Kids ride scooters on Yom Kippur 390.
(photo credit: Darren Whiteside/Reuters)
I don’t like the holidays.
Maybe it’s resentment toward the rigidness of organized religion. Maybe it’s the result of years of rebellion against my father the rabbi. Maybe it’s that I can no longer tune out the religious significance of Jewish holidays now that I speak Hebrew. Or perhaps, my distaste for the High Holidays is because they represent a time of year when even the most secular Jew in Israel is forced to confront the religious significance of living in a Jewish state, and the complexities of a Jewish identity he or she is more comfortable not thinking about.
The last time I actively and willingly participated in a religious event of any kind was December 21, 1996, the day the Jewish people started calling me a man. Ever since, my presence and occasional lip-synching has been solely to please my parents.
I had no expectations about religious life when I moved to Israel six years ago. My move was not motivated by a search for Jewish identity; it was not to flee persecution; it was not a desire to participate in or fulfill Zionist ideology. I never thought of using the word aliya to describe my move. Love was my compass; to be more specific, I followed a girl. But of course, intentions, expectations and personal significance be damned, I moved to a Jewish, Zionist and religious state.
Judging by the extremely informal survey that is my life experience, there are very few actually secular Jews in Israel. In the contemporary Israeli lexicon, secular (hiloni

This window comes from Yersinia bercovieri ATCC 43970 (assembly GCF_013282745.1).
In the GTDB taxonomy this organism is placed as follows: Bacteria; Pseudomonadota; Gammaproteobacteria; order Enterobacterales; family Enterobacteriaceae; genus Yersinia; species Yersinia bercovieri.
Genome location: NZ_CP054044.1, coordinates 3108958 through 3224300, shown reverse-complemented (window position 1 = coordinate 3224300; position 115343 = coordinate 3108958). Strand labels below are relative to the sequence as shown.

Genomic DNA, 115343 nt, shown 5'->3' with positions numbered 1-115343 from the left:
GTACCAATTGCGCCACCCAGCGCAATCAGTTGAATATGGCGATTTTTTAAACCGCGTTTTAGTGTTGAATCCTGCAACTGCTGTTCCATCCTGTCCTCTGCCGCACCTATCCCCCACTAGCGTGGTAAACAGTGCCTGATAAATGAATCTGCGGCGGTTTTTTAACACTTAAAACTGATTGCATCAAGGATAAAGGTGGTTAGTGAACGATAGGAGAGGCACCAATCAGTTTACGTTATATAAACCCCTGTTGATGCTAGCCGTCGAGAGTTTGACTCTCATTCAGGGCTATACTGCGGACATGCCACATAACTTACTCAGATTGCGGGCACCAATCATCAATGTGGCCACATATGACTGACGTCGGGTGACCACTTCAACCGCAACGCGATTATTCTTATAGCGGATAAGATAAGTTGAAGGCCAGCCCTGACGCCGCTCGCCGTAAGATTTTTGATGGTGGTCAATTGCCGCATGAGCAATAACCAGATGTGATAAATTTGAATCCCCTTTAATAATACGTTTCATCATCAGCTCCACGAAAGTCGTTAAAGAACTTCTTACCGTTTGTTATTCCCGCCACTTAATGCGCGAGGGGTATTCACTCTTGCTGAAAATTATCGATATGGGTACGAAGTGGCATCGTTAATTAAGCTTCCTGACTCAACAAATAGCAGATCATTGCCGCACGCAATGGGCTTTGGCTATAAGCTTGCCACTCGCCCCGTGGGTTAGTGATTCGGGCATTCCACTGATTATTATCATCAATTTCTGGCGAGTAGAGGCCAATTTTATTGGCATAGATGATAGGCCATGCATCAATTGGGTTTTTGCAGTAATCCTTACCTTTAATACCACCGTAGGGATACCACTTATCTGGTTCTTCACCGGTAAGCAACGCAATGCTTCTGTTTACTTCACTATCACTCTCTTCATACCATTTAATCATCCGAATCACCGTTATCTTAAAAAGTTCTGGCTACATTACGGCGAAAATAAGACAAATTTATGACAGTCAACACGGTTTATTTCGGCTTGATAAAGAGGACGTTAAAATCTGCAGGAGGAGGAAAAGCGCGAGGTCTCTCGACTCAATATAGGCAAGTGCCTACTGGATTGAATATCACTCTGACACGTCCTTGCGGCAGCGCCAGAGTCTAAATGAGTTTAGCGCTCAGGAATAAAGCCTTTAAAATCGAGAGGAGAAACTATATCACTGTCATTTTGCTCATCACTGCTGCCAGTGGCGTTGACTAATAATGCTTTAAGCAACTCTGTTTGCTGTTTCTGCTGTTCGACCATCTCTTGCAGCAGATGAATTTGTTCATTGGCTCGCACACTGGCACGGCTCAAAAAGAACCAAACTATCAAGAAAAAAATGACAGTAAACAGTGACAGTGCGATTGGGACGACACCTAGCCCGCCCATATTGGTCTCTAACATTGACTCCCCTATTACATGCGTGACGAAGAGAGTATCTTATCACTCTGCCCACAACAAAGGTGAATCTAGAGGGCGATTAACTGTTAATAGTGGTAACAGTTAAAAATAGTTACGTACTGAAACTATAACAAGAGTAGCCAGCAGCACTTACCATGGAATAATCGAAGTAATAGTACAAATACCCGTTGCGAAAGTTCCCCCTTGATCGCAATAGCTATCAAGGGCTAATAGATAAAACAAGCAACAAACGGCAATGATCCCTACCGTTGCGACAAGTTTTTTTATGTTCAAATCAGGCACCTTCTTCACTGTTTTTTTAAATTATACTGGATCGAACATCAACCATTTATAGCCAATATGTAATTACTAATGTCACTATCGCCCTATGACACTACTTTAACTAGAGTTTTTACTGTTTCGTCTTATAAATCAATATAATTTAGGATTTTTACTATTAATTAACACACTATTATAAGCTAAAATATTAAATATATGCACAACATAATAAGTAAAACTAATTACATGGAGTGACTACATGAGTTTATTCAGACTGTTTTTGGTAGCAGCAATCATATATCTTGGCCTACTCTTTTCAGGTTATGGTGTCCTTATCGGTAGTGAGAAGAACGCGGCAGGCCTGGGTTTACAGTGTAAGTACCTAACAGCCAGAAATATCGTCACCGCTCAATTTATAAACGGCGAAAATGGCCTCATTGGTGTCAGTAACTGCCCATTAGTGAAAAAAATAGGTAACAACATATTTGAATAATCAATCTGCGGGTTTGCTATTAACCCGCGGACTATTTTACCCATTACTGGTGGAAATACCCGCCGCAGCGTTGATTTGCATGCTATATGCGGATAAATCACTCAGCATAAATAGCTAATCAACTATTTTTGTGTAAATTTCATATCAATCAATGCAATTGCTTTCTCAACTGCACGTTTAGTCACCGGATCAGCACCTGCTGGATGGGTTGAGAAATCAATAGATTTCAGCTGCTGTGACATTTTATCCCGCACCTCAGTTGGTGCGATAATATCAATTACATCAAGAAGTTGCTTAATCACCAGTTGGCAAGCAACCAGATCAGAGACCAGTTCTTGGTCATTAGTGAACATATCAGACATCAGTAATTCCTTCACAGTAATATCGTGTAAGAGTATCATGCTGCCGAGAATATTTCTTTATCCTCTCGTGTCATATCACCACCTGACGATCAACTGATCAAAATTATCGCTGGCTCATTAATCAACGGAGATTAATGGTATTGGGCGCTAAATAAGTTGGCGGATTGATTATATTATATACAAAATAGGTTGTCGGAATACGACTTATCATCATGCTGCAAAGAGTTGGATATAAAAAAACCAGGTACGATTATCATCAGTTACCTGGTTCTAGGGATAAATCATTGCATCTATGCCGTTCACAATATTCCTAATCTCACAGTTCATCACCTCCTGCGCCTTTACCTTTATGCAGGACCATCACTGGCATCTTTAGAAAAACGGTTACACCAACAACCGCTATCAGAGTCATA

) is a misnomer. Most “secular” people cling to Jewish traditions despite their weekly absence in synagogue or the fact that their bare heads lack the most basic symbol of Jewish observance, the kippa.
For many “secular” Israelis, Jewish tradition has taken on new meaning. Shabbat dinner became more about family than prayer. For some, fasting on Yom Kippur became a non-religious, non-repentant spiritual process, or for some, even a new-age Jewish “master cleanse.”
Slowly, I embraced elements of the Israeli brand of secularism.
For the most part, my family in Israel is secular in the more traditional sense of the word. My (much older) siblings were raised on a kibbutz in an era when Communist Labor Zionism stripped holidays of all religious contexts and reinvented them as paganlike harvest festivals and sing-alongs, complete with their own unique songs and texts devoid of religious references or meaning. Those traditions too felt foreign at first, but I eventually embraced them. Like any other vacation, going to the kibbutz for the holidays became a welcome escape from studies and work. The holidays were about family, and I liked them. But it didn’t last.
A few years ago, one young member of my family came home with a newfound appreciation for – or at least an interest in – religious Judaism. The whole family played along. Some of the secular holiday songs were replaced with prayers. I respected her decision to explore religion, but it didn’t take long before I noticed a growing resentment that her religious exploration was encroaching on my secular holy day experience.
Displeasure quickly turned to guilt and introspection.
Who was I to assign secular meaning to religious rites, rituals and holidays? Why did I think that celebrating Rosh Hashana could be anything other than the religiously prescribed prayer and traditions that have defined Judaism for thousands of years? How did I believe that my zealous secularism could be reconciled with the most persevering religion in the history of mankind?
I realized that my secularism is not compatible with even the most secular Jewish practices.
That said, this year I will once again rent a car and sit in unbearable holiday traffic in order to spend Rosh Hashana with my family, though with different understandings, intentions and appreciations. I will no longer attempt to make the holy day my own by telling myself it is all about family; I am going because my family likes celebrating holidays – and I love my family.